Engineers have developed ultrathin, flexible, and cheap displays for future smartphones

A new kind of electronic material developed in Australia. It responds to touch, bends and thus a hundred times thinner than current screens for smartphones. The main material is already widely used in industry, and the screens can be printed in large sheets, like Newspapers.

Breakthrough in electronics was done by specialists RMIT University: they have created a flexible and thin display devices of the future. And not just smartphones – to print the screen are huge leaves, says the New Atlas.

Features of the development

The basis of the invention the material that is widely used in modern touch screens the indium-tin oxide. It is transparent with high conductivity, but too fragile. Therefore, the researchers decided to give it plasticity, as well as to reduce the thickness.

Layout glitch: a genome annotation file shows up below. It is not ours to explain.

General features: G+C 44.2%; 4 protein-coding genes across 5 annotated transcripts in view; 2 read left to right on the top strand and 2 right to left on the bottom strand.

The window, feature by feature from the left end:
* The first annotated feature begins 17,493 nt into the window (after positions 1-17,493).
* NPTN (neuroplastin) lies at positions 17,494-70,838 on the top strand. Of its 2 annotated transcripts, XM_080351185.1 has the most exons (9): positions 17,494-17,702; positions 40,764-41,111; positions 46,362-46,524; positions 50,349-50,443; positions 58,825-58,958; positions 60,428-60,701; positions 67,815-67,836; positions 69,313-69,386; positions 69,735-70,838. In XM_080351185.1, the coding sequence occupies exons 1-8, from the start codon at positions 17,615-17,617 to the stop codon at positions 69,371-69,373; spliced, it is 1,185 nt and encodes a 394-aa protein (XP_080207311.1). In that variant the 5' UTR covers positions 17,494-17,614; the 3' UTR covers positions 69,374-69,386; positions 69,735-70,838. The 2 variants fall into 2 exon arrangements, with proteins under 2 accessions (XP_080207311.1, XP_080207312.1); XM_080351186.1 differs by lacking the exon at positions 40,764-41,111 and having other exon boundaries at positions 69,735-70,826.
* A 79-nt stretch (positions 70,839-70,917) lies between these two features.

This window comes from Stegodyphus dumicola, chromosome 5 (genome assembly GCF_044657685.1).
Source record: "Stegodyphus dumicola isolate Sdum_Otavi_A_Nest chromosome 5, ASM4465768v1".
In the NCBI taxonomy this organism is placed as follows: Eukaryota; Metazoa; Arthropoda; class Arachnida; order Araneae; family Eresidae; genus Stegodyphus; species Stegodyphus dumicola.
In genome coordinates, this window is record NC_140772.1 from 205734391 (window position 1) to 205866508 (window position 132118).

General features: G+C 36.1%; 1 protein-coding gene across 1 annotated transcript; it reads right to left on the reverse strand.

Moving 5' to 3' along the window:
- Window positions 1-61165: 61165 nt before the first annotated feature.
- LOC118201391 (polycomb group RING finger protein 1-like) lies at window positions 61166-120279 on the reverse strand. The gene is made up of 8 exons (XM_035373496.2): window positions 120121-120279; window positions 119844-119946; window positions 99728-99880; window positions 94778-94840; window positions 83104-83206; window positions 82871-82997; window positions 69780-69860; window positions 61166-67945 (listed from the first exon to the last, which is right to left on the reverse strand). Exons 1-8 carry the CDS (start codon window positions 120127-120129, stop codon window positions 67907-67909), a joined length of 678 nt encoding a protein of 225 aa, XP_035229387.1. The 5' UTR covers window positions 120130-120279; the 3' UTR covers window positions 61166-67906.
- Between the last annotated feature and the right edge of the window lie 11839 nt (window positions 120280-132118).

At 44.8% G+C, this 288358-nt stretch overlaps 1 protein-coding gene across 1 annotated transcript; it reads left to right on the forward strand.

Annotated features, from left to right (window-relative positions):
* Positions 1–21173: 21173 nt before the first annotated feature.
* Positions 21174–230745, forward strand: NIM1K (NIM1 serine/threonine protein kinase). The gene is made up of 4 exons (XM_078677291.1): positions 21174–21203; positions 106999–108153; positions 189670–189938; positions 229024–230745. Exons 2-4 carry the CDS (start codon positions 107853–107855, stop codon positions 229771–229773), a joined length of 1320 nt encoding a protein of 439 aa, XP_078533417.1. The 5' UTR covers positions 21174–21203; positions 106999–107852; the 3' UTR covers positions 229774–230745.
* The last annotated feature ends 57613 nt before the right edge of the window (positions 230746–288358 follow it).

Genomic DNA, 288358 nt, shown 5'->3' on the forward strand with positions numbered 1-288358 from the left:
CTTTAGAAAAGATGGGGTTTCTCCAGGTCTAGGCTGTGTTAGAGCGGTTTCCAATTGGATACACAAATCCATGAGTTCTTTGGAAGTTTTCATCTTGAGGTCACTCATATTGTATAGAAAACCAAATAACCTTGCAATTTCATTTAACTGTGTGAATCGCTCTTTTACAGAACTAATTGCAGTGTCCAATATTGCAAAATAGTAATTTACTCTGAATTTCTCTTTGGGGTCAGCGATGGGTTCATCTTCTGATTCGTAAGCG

We took the old stuff and redid it from the inside out to create a new version that is much thinner and more flexible. It can bend, twist, and it is much cheaper than current touch screens with their slow and expensive methods of production,
– said the chief developer Torben the day.

How it works

The new material is made in a liquid format printing. The alloy indium-tin is heated to 200ΒΊ C, it becomes liquid and it rolled on the surface of the thin layer. Sheets with a thickness of a few nanometers consist of the same chemicals as regular indium-tin oxide, but they have a different crystal structure. She gives the material unique properties.

The main advantage of the material flexibility but also of note is transparency: it absorbs only 0.7% of the light, in contrast to 10% for standard glass.

This means that smartphones with such a screen will spend less energy. The developers have done an experimental touch screen phone, but the material can be used for the production of solar cells, smart Windows, or other smart electronic devices.

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